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Please use this identifier to cite or link to this item: http://apo.ansto.gov.au/dspace/handle/10238/4198

Title: Continental-scale climatic drivers of growth ring variability in an Australian conifer,
Authors: Bowman, DMJS
Prior, LD
Tng, D
Hua, Q
Brodribb, TJ
Keywords: Australian
CLIMATES
Biological variability
TREE RINGS
CARBON 14 BEAMS
CALIBRATION
Issue Date: 1-Oct-2011
Publisher: Springer
Citation: Bowman, D. M. J. S., Prior, L. D., Tng, D. Y. P., Hua, Q., Brodribb, T. J. (2011). Continental-scale climatic drivers of growth ring variability in an Australian conifer. TREES-STRUCTURE AND FUNCTION, 25(5), 925-934.
Abstract: Callitris is Australia's most successful and drought tolerant conifer genus. Callitris species are distributed across a huge geographical range from rainforest to arid zones, and hence they provide a rare opportunity to view plant growth trends across the continent. Here, we make a continental-scale examination of how climate influences basal diameter growth in Callitris. We sampled a total of five species but focused effort (23 of 28 samples) on the most widespread species, C. columellaris. Cores from a total of 23 trees were sampled from 15 sites that spanned a gradient in mean annual rainfall from 225 to 2117 mm and mean annual temperature from 11.5 to 28.2 degrees C. Ring production is not annual across much of the distribution of the genus, so C-14-AMS dating was used to establish the frequency of ring production for each core. Ring width, tracheid lumen diameter and number of tracheids per ring were also measured on each core. Ring production was close to annual at mesic sites with reliable alternation of rainfall or temperature regimes but was more erratic elsewhere. For C. columellaris, ring width significantly increased with mean annual rainfall (r(2) = 0.49) as a result of wider and more tracheids per ring. For this species tracheid lumen diameter was correlated with annual rainfall (r(2) = 0.61), with a threefold increase from the driest to the wettest sites, lending support to the hypothesis that conifers growing at drier sites will have narrow lumen diameters to maximise mechanical strength of the xylem. © 2011, Springer. The original publication is available at www.springerlink.com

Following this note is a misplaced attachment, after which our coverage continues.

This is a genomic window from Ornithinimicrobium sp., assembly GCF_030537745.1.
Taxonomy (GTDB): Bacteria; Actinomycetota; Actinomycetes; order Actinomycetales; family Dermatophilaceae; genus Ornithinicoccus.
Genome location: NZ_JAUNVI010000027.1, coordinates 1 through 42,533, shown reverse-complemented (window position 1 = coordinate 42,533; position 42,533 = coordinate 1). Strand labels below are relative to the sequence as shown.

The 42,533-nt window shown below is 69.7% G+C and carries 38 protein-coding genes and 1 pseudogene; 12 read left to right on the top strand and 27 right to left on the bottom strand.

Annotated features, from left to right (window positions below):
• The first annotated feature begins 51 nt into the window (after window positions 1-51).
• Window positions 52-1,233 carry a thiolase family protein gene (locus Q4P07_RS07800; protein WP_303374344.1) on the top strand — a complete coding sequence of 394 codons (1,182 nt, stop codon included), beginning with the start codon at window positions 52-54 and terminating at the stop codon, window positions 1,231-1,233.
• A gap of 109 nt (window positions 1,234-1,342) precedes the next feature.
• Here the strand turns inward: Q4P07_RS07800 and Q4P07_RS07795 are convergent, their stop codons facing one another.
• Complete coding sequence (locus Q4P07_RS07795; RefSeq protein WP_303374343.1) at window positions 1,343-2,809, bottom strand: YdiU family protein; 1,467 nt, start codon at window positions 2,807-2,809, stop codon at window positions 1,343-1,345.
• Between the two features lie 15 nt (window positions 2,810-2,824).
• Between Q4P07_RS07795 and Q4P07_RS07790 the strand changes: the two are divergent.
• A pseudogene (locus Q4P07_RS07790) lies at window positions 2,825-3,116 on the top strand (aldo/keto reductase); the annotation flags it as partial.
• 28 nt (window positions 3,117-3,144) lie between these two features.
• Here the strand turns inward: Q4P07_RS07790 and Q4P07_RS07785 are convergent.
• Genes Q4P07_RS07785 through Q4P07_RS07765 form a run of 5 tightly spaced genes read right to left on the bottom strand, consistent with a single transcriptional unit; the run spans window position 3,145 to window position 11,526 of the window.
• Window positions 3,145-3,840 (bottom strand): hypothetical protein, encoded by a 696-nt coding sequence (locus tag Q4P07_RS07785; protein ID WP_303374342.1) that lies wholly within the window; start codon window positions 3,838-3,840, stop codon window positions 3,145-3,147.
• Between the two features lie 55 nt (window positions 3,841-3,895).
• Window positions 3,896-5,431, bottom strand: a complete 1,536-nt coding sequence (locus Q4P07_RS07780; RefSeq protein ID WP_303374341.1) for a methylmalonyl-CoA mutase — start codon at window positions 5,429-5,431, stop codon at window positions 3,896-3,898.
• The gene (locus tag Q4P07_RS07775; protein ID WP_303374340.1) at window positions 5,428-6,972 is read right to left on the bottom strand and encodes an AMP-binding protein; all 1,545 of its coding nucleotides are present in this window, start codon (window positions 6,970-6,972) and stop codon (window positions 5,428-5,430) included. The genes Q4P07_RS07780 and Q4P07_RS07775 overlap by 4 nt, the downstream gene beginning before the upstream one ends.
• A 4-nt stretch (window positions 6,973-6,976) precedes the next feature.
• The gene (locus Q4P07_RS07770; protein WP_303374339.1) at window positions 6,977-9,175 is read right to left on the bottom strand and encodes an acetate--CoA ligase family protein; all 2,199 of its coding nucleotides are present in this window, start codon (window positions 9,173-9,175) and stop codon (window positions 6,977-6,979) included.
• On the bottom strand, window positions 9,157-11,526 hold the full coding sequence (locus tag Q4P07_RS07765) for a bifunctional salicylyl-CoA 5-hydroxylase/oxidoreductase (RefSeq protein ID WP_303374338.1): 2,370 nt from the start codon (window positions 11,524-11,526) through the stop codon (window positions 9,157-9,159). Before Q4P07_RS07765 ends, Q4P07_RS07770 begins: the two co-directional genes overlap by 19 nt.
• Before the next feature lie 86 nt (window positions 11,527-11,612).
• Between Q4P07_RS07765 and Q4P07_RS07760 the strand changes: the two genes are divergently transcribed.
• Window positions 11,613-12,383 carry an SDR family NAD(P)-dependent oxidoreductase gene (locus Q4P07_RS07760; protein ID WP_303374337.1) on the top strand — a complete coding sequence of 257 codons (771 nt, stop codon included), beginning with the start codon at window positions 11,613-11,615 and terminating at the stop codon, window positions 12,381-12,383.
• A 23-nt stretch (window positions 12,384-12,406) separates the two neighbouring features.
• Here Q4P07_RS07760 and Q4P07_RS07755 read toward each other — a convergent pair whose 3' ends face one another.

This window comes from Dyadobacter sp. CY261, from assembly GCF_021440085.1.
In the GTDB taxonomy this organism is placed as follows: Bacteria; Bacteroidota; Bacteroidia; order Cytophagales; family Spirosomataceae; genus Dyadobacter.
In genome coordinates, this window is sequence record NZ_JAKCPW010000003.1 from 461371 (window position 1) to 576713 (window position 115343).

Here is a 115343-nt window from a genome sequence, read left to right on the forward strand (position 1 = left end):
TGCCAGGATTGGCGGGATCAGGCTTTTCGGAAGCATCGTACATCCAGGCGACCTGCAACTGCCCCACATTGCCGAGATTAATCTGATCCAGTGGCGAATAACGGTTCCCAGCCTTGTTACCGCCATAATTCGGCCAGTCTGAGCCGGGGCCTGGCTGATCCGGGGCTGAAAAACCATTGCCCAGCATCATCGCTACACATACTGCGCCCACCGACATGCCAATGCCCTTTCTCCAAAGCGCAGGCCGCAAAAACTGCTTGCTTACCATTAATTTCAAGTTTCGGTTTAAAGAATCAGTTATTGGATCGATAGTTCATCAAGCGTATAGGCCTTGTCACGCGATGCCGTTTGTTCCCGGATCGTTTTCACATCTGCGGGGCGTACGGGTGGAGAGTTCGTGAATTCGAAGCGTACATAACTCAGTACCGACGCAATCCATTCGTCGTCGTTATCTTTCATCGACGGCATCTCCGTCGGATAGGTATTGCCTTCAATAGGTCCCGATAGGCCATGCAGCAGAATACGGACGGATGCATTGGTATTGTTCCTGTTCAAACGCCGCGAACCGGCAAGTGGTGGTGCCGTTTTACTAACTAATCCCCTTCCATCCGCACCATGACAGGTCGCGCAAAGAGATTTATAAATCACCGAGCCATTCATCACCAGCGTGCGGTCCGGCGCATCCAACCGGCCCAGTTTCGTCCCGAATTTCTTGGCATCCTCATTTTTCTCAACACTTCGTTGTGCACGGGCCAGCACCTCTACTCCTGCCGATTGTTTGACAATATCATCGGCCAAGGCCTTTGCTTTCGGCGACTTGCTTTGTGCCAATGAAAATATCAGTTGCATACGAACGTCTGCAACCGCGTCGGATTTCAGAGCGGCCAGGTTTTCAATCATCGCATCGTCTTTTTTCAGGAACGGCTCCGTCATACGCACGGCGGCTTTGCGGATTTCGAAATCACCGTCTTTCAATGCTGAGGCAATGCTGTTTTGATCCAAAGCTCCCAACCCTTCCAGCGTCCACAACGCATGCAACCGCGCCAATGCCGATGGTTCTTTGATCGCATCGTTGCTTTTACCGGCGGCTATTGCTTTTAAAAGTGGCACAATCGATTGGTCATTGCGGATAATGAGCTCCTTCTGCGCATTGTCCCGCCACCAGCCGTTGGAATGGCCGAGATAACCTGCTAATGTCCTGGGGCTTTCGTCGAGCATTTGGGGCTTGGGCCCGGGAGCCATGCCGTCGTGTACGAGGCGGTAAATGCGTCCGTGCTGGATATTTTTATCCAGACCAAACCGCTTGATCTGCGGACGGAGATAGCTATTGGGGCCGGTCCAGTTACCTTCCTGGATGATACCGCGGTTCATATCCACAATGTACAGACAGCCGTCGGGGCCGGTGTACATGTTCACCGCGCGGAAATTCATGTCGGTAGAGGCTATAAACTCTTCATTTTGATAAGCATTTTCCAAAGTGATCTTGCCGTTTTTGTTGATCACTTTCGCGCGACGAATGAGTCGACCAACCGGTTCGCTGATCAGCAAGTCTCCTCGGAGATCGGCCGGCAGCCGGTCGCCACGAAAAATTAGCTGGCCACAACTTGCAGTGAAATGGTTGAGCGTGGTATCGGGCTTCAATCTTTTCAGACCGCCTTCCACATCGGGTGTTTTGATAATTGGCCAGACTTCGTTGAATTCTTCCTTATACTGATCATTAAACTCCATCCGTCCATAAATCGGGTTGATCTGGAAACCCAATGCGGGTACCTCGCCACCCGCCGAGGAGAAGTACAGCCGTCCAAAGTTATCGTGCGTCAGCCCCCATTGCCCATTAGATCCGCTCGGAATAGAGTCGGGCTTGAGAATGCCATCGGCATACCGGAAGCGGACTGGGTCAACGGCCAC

URI: http://dx.doi.org/10.1007/s00468-011-0567-5
http://apo.ansto.gov.au/dspace/handle/10238/4198
ISSN: 0931-1890
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